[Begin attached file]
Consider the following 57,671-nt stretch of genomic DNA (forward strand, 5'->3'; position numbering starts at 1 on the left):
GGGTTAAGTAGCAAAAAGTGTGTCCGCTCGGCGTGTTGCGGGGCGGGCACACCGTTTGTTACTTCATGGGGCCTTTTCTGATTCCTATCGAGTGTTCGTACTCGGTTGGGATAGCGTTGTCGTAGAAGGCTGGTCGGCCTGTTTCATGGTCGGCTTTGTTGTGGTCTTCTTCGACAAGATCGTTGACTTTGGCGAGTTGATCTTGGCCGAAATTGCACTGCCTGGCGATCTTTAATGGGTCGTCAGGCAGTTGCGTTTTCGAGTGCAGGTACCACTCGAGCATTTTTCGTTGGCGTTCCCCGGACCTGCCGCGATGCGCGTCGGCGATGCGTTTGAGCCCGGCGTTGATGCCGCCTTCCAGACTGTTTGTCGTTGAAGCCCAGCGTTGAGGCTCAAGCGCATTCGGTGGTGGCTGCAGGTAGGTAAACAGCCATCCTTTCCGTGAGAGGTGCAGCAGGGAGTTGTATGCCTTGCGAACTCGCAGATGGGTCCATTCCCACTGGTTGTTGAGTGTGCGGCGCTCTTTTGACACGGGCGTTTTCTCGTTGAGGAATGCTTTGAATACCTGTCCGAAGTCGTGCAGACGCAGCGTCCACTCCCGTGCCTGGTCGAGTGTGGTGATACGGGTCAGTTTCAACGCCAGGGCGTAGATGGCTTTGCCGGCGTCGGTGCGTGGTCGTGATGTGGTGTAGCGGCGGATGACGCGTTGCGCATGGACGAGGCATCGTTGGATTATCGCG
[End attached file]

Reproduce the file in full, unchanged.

Consider the following 57,671-nt stretch of genomic DNA (forward strand, 5'->3'; position numbering starts at 1 on the left):
GGGTTAAGTAGCAAAAAGTGTGTCCGCTCGGCGTGTTGCGGGGCGGGCACACCGTTTGTTACTTCATGGGGCCTTTTCTGATTCCTATCGAGTGTTCGTACTCGGTTGGGATAGCGTTGTCGTAGAAGGCTGGTCGGCCTGTTTCATGGTCGGCTTTGTTGTGGTCTTCTTCGACAAGATCGTTGACTTTGGCGAGTTGATCTTGGCCGAAATTGCACTGCCTGGCGATCTTTAATGGGTCGTCAGGCAGTTGCGTTTTCGAGTGCAGGTACCACTCGAGCATTTTTCGTTGGCGTTCCCCGGACCTGCCGCGATGCGCGTCGGCGATGCGTTTGAGCCCGGCGTTGATGCCGCCTTCCAGACTGTTTGTCGTTGAAGCCCAGCGTTGAGGCTCAAGCGCATTCGGTGGTGGCTGCAGGTAGGTAAACAGCCATCCTTTCCGTGAGAGGTGCAGCAGGGAGTTGTATGCCTTGCGAACTCGCAGATGGGTCCATTCCCACTGGTTGTTGAGTGTGCGGCGCTCTTTTGACACGGGCGTTTTCTCGTTGAGGAATGCTTTGAATACCTGTCCGAAGTCGTGCAGACGCAGCGTCCACTCCCGTGCCTGGTCGAGTGTGGTGATACGGGTCAGTTTCAACGCCAGGGCGTAGATGGCTTTGCCGGCGTCGGTGCGTGGTCGTGATGTGGTGTAGCGGCGGATGACGCGTTGCGCATGGACGAGGCATCGTTGGATTATCGCG